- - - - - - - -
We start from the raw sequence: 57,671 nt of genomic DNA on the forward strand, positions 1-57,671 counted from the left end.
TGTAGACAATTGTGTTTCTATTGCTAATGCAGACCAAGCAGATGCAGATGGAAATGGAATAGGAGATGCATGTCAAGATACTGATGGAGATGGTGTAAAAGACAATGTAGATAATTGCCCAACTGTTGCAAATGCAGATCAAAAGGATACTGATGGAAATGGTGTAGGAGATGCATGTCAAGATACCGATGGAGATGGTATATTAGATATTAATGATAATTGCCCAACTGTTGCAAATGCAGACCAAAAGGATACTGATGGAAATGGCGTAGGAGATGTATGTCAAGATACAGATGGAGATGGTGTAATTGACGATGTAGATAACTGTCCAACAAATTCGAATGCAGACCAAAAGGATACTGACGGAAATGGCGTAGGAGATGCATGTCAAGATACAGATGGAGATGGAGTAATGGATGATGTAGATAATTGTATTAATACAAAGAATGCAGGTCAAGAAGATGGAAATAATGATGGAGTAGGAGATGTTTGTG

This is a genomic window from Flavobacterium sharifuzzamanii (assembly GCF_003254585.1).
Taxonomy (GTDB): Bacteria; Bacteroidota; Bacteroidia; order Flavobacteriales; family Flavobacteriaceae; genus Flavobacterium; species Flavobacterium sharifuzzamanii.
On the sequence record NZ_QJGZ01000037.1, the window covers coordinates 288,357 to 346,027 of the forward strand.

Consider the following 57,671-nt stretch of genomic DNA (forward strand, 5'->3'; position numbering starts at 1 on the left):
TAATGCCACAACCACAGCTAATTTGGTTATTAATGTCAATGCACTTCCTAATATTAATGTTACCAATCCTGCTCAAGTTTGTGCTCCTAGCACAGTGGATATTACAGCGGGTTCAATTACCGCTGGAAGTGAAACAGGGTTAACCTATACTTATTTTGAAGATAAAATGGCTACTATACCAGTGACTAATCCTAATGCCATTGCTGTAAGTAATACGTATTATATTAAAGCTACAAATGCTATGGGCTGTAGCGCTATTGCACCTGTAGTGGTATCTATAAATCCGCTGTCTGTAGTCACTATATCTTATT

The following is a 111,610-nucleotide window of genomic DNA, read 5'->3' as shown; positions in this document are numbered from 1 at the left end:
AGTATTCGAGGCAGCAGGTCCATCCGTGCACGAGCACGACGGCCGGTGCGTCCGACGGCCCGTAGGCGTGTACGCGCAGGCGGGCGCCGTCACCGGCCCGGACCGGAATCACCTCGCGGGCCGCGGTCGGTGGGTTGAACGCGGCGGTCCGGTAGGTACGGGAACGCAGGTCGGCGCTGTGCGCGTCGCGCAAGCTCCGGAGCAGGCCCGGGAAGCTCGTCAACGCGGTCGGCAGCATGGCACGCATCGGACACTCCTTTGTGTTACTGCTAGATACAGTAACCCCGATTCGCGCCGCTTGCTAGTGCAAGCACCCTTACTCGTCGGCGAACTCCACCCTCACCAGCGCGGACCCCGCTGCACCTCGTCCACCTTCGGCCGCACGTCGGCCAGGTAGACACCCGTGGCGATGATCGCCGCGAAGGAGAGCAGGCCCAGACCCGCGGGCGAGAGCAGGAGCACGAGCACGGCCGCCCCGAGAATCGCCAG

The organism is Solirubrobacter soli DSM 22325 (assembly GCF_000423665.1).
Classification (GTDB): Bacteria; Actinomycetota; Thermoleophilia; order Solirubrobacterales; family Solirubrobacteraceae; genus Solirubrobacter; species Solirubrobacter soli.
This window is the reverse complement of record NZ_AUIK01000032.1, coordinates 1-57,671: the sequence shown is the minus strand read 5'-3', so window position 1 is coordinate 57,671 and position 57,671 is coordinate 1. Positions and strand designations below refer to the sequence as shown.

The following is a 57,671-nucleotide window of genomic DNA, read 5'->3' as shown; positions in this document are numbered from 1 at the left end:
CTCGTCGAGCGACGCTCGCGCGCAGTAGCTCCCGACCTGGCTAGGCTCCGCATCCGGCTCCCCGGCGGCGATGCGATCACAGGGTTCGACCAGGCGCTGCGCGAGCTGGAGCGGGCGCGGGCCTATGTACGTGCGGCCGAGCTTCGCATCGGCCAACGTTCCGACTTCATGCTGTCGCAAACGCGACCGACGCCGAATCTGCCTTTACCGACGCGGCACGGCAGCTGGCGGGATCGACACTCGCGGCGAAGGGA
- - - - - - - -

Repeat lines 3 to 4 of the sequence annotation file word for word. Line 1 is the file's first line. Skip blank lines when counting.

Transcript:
This is a genomic window from Flavobacterium sharifuzzamanii (assembly GCF_003254585.1).
Taxonomy (GTDB): Bacteria; Bacteroidota; Bacteroidia; order Flavobacteriales; family Flavobacteriaceae; genus Flavobacterium; species Flavobacterium sharifuzzamanii.